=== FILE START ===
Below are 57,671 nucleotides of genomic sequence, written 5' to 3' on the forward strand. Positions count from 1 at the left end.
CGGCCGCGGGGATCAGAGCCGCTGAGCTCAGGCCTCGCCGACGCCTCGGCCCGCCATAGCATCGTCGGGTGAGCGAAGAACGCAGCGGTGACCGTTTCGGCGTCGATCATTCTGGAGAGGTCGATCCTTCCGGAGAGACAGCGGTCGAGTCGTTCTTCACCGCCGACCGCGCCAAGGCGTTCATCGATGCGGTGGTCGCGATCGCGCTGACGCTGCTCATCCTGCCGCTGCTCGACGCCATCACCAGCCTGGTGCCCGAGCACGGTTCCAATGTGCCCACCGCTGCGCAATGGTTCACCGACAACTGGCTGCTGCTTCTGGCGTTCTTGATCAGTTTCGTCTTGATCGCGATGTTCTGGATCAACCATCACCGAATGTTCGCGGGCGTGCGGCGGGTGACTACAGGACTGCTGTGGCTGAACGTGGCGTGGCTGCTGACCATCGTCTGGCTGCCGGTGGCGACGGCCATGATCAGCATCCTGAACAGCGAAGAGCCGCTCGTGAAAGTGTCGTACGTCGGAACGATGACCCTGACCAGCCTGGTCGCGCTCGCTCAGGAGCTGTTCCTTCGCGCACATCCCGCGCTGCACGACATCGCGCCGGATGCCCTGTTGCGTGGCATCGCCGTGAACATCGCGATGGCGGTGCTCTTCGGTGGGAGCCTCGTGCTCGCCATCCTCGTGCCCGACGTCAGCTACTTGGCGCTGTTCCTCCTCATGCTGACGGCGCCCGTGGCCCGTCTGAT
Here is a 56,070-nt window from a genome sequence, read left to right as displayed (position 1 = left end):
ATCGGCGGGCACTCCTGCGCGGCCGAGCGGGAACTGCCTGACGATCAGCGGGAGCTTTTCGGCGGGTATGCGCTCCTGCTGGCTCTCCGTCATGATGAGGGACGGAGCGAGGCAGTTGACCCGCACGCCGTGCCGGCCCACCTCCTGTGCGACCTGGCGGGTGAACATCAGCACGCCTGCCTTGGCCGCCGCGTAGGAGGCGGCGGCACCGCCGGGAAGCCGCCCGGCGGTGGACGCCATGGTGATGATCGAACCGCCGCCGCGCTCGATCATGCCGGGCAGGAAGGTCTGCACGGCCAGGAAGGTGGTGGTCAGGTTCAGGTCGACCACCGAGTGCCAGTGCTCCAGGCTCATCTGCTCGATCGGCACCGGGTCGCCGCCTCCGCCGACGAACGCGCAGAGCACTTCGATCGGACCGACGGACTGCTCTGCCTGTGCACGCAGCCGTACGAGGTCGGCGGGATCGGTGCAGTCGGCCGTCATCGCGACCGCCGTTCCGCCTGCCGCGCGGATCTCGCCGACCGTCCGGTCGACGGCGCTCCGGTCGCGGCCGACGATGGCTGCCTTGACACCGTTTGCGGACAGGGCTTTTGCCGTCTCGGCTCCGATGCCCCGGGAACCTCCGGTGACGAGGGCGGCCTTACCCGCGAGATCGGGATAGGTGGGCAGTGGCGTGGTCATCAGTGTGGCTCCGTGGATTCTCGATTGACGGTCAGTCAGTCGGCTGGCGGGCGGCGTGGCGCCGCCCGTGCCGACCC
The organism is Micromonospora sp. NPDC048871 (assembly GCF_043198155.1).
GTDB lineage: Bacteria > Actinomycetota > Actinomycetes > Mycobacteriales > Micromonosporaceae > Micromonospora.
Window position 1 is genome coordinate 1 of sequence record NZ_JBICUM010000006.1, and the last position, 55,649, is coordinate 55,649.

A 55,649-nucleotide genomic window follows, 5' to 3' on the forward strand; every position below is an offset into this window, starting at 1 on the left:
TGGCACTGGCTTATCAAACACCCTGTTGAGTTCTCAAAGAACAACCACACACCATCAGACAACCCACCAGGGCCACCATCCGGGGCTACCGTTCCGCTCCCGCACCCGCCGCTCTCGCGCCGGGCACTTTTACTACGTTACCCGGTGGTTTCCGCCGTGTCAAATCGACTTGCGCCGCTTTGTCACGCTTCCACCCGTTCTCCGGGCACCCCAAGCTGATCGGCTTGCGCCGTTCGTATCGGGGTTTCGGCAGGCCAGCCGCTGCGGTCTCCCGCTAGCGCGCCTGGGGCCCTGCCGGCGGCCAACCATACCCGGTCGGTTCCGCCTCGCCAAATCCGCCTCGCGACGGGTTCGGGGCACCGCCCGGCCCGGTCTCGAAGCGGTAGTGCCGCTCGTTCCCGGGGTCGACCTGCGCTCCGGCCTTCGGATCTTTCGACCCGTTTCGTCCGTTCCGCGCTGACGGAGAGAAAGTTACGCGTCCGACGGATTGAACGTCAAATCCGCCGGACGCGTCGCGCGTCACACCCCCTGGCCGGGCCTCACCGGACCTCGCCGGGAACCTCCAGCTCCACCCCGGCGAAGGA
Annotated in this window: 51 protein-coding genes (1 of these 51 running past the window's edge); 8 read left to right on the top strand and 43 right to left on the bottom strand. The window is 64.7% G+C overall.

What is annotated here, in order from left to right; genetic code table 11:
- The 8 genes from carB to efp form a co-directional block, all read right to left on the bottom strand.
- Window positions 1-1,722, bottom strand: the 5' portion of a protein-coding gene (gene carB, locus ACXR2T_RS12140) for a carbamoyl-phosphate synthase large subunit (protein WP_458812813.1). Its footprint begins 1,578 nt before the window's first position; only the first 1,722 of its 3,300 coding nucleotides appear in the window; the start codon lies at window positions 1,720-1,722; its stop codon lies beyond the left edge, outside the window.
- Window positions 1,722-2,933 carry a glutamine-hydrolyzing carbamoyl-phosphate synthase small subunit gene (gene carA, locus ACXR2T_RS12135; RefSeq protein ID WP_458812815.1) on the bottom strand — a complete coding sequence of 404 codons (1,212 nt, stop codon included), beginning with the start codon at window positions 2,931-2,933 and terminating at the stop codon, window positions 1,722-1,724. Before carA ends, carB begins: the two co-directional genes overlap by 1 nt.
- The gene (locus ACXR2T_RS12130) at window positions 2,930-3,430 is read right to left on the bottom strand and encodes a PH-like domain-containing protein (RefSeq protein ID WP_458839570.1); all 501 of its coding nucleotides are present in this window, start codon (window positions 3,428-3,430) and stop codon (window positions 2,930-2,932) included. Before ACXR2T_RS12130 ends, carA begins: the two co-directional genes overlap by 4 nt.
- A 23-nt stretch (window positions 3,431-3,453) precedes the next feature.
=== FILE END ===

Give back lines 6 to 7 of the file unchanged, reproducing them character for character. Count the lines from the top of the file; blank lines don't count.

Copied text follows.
GTDB lineage: Bacteria > Actinomycetota > Actinomycetes > Mycobacteriales > Micromonosporaceae > Micromonospora.
Window position 1 is genome coordinate 1 of sequence record NZ_JBICUM010000006.1, and the last position, 55,649, is coordinate 55,649.